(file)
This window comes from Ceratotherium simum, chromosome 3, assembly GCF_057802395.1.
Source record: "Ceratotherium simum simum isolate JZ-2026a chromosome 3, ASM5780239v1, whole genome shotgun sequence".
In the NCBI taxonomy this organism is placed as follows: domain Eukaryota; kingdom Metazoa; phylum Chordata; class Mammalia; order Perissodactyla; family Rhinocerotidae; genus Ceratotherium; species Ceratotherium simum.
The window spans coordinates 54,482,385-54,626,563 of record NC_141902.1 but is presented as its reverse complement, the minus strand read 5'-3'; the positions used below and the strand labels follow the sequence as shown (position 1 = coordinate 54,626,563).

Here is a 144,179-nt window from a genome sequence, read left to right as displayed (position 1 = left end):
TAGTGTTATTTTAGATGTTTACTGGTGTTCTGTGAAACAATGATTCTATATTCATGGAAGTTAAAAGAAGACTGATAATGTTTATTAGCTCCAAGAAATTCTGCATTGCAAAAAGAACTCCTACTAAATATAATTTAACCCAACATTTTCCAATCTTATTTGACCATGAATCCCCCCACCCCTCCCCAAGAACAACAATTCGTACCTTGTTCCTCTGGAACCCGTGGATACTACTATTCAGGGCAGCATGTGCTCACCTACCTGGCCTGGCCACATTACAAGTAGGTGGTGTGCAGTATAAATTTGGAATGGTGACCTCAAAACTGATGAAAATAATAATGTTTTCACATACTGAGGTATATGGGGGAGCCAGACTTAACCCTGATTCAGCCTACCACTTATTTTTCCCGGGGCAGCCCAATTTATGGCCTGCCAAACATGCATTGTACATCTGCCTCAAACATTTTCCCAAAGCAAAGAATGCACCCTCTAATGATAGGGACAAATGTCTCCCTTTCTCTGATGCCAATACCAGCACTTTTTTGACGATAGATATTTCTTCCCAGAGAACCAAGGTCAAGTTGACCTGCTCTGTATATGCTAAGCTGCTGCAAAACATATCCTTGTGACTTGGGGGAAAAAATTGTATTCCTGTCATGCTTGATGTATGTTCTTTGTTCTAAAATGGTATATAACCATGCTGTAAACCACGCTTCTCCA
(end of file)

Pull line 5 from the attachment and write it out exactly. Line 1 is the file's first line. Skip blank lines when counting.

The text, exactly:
Here is a 144,179-nt window from a genome sequence, read left to right as displayed (position 1 = left end):